IMPLANTED suggests link between physical activity and atrial arrhythmias in heart failure patients


Low level of daily physical activity was associated with a higher risk of atrial arrhythmias in heart failure patients with implantable devices. A low level of baseline physical activity was also associated with a higher risk of death of heart failure related hospitalisation. These are the results of the IMPLANTED (Italian Multicentre Observational Registry on Patients with Implantable Devices Remotely Monitored) study. These results could help physicians to predict atrial arrhythmic episodes and improving outcomes.

The study set out to look at whether daily physical activity, as measured by implanted devices (through accelerometer sensor), was related to the risk of developing atrial arrhythmias during long‐term follow‐up in a population of heart failure (HF) patients with an implantable cardioverter defibrillator (ICD).

IMPLANTED was a multicentre retrospective registry and enrolled patients from seven Italian high-volume arrhythmia centres. The patients were all aged over 18 years and underwent pacemaker or ICD implantation between January 2009 and September 2016. All of the patients enrolled in the study received an ICD equipped with remote monitoring capabilities.

Of the 1,107 patients enrolled in the IMPLANTED registry, 770 were eligible for analysis. The study population was divided into two equally sized groups (physical activity cut-off point: 3.5 hours per day) according to their mean daily physical activity as recorded by the device during the 30‐ to 60‐day period post‐ICD implantation. Propensity score matching was used to compare two equally sized cohorts with similar characteristics between lower and higher activity patients. The primary end point was time free from the first atrial high‐rate episode (AHRE) of duration ≥6 minutes. Secondary end points were: first AHRE ≥6 hours, first AHRE ≥48 hours, and a combined end point of death or heart failure hospitalisation. Data from 770 patients (65±15 years; 66% men; left ventricular ejection fraction 35±12%) who were remotely monitored for a median of 25 months was analysed.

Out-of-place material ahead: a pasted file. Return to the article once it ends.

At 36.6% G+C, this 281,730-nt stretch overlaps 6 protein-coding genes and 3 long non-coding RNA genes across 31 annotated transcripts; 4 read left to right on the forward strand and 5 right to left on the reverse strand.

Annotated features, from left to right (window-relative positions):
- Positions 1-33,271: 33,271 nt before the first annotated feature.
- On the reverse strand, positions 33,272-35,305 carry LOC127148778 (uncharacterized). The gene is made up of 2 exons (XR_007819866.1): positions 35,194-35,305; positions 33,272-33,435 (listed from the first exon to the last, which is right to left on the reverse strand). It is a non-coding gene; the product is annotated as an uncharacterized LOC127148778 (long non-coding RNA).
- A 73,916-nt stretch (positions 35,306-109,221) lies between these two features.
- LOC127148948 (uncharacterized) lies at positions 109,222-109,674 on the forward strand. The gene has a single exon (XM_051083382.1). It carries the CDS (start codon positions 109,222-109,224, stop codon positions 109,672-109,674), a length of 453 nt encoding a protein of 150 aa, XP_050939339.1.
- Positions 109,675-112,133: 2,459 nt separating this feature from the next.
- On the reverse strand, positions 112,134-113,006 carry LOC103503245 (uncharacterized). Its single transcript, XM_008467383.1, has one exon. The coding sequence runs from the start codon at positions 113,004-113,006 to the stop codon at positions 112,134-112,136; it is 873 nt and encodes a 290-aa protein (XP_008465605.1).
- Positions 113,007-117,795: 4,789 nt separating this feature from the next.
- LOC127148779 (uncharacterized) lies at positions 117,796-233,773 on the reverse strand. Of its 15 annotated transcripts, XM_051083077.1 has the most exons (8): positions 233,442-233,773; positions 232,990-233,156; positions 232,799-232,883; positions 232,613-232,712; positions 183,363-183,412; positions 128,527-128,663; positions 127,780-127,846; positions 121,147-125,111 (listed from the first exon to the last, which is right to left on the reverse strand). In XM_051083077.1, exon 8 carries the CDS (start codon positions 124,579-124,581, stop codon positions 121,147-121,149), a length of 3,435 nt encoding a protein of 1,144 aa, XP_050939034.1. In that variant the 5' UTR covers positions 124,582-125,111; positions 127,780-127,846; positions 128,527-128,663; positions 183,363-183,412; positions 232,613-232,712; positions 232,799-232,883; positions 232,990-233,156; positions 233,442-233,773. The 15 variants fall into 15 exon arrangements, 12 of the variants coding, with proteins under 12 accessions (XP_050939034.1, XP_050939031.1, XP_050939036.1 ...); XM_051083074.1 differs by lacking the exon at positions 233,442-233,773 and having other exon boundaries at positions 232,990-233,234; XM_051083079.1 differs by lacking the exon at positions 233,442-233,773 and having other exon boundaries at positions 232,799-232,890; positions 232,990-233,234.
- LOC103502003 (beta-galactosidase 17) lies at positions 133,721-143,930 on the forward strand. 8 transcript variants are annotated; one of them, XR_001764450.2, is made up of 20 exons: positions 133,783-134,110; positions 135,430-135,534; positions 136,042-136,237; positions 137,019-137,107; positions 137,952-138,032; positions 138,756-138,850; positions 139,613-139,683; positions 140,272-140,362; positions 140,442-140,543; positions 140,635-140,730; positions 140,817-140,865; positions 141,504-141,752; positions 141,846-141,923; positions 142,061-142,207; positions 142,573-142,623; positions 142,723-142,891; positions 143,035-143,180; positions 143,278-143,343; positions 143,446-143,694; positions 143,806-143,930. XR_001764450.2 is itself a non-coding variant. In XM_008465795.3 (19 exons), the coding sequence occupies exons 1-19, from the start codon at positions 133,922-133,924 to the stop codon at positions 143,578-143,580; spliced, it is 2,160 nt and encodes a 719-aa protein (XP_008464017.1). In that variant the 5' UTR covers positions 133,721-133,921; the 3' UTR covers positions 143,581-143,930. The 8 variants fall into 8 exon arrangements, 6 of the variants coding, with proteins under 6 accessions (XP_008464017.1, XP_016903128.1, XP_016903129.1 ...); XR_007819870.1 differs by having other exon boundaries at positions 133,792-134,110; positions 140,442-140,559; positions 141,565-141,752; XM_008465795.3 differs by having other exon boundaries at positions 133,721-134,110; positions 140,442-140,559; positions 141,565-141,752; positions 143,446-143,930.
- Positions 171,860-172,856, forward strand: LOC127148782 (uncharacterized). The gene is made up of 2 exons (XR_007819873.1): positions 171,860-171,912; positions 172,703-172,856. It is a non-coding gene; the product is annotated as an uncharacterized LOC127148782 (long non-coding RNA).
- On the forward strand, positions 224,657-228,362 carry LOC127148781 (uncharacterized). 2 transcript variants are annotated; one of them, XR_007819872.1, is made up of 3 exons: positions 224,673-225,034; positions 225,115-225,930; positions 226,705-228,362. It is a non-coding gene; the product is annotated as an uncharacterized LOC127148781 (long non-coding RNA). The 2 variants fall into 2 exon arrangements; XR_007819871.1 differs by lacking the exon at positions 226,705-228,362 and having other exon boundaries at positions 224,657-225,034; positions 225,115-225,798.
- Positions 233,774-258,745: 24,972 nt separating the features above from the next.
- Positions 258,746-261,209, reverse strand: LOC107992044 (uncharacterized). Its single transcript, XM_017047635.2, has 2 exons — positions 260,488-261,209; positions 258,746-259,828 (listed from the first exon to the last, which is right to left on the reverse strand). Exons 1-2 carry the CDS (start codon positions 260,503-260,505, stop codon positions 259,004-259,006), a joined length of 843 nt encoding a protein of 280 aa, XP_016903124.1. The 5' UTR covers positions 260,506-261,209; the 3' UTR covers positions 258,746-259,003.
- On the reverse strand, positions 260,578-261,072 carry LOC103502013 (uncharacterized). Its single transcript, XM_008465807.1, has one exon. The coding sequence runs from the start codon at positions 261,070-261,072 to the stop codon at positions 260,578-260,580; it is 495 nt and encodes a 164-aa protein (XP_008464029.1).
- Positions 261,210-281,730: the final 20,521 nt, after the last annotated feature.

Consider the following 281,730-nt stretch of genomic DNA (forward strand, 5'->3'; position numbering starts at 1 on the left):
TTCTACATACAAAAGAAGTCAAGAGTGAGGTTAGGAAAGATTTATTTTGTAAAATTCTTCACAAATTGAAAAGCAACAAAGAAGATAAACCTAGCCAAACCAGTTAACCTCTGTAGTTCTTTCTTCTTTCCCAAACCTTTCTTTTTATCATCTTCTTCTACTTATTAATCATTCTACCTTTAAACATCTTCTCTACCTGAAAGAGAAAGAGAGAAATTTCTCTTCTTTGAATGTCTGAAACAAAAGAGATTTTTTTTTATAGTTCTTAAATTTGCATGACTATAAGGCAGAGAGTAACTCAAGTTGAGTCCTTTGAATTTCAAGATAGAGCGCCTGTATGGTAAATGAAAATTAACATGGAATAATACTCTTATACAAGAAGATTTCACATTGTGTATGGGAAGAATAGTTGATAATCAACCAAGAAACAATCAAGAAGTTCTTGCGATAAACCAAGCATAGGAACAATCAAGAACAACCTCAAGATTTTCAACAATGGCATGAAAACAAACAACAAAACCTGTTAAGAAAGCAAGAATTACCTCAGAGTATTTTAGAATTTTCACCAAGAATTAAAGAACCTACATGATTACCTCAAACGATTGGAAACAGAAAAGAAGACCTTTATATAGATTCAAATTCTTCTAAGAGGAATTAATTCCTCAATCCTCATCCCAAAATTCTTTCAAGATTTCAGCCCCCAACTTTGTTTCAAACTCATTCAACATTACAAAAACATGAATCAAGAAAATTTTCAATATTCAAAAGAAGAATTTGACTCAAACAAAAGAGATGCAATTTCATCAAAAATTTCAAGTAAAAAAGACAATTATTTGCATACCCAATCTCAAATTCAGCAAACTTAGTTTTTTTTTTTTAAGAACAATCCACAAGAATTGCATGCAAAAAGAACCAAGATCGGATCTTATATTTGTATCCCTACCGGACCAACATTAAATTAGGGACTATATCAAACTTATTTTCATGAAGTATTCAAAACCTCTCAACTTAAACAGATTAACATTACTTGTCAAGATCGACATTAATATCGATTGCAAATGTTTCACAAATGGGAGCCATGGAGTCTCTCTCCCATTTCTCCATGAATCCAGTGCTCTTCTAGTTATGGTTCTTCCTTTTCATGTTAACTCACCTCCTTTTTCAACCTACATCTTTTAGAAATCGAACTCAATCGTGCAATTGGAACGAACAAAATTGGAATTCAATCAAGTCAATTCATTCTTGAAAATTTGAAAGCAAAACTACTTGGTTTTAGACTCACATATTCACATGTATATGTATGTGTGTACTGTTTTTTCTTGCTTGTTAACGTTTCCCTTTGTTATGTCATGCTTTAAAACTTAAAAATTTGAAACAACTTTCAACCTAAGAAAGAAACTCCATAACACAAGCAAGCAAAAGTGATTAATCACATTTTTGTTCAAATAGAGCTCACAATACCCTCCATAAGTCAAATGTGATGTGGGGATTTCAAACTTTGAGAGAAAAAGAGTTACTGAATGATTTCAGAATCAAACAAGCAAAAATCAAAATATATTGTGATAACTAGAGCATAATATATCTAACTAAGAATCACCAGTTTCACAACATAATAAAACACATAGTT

Physical activity of more than three and a half hours per day was associated with a 38% relative reduction (compared to lower levels of physical activity) in the risk of atrial high rate episode of six minutes or more (72‐month cumulative survival: 75.0% versus 68.1%; log rank P=0.025), and with a reduction in the risk of AHRE ≥6 hours, AHRE ≥48 hours, and the combined end point of death or heart failure hospitalisation (all P<0.05).

The results of this study confirm the evidence from several other studies and show that a baseline daily physical activity level of less than three and a half hours a day is significantly associated with a higher risk of death or heart failure hospitalisation and of heart failure hospitalisation alone, even after correction for disease severity.

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